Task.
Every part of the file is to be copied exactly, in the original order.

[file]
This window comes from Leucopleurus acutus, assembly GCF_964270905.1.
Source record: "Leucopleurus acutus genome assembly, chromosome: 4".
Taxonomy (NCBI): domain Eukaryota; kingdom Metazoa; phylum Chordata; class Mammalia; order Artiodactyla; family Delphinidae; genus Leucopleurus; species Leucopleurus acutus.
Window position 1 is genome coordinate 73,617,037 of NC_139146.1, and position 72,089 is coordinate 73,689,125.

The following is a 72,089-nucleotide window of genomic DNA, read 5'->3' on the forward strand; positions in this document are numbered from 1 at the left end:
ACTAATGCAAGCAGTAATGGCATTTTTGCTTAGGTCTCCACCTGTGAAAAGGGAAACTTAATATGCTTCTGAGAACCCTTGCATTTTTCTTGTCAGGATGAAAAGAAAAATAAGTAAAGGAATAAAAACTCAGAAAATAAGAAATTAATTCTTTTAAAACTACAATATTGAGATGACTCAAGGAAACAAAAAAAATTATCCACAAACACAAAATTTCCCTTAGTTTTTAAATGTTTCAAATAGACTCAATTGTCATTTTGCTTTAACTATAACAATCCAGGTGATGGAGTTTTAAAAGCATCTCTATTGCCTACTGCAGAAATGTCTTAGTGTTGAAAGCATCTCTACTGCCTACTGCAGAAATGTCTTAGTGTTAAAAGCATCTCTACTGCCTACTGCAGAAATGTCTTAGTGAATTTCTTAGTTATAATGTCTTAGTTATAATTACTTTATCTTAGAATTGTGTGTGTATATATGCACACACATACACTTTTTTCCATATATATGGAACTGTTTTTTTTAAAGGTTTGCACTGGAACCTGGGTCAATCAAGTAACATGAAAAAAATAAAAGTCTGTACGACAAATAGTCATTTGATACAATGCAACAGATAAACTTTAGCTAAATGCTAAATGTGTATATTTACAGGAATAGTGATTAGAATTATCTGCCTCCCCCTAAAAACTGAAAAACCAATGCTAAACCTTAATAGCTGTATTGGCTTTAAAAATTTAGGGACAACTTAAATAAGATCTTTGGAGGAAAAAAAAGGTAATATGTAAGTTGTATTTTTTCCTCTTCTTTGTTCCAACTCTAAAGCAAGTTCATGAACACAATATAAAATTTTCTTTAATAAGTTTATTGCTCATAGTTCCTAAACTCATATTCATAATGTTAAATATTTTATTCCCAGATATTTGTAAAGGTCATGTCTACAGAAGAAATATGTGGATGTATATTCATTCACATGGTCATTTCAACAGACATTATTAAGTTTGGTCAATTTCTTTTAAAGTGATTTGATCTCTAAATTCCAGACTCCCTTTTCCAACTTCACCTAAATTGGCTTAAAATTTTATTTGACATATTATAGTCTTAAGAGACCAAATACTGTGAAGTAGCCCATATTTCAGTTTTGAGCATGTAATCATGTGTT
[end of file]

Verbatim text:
This window comes from Leucopleurus acutus, assembly GCF_964270905.1.
Source record: "Leucopleurus acutus genome assembly, chromosome: 4".
Taxonomy (NCBI): domain Eukaryota; kingdom Metazoa; phylum Chordata; class Mammalia; order Artiodactyla; family Delphinidae; genus Leucopleurus; species Leucopleurus acutus.
Window position 1 is genome coordinate 73,617,037 of NC_139146.1, and position 72,089 is coordinate 73,689,125.

The following is a 72,089-nucleotide window of genomic DNA, read 5'->3' on the forward strand; positions in this document are numbered from 1 at the left end:
ACTAATGCAAGCAGTAATGGCATTTTTGCTTAGGTCTCCACCTGTGAAAAGGGAAACTTAATATGCTTCTGAGAACCCTTGCATTTTTCTTGTCAGGATGAAAAGAAAAATAAGTAAAGGAATAAAAACTCAGAAAATAAGAAATTAATTCTTTTAAAACTACAATATTGAGATGACTCAAGGAAACAAAAAAAATTATCCACAAACACAAAATTTCCCTTAGTTTTTAAATGTTTCAAATAGACTCAATTGTCATTTTGCTTTAACTATAACAATCCAGGTGATGGAGTTTTAAAAGCATCTCTATTGCCTACTGCAGAAATGTCTTAGTGTTGAAAGCATCTCTACTGCCTACTGCAGAAATGTCTTAGTGTTAAAAGCATCTCTACTGCCTACTGCAGAAATGTCTTAGTGAATTTCTTAGTTATAATGTCTTAGTTATAATTACTTTATCTTAGAATTGTGTGTGTATATATGCACACACATACACTTTTTTCCATATATATGGAACTGTTTTTTTTAAAGGTTTGCACTGGAACCTGGGTCAATCAAGTAACATGAAAAAAATAAAAGTCTGTACGACAAATAGTCATTTGATACAATGCAACAGATAAACTTTAGCTAAATGCTAAATGTGTATATTTACAGGAATAGTGATTAGAATTATCTGCCTCCCCCTAAAAACTGAAAAACCAATGCTAAACCTTAATAGCTGTATTGGCTTTAAAAATTTAGGGACAACTTAAATAAGATCTTTGGAGGAAAAAAAAGGTAATATGTAAGTTGTATTTTTTCCTCTTCTTTGTTCCAACTCTAAAGCAAGTTCATGAACACAATATAAAATTTTCTTTAATAAGTTTATTGCTCATAGTTCCTAAACTCATATTCATAATGTTAAATATTTTATTCCCAGATATTTGTAAAGGTCATGTCTACAGAAGAAATATGTGGATGTATATTCATTCACATGGTCATTTCAACAGACATTATTAAGTTTGGTCAATTTCTTTTAAAGTGATTTGATCTCTAAATTCCAGACTCCCTTTTCCAACTTCACCTAAATTGGCTTAAAATTTTATTTGACATATTATAGTCTTAAGAGACCAAATACTGTGAAGTAGCCCATATTTCAGTTTTGAGCATGTAATCATGTGTT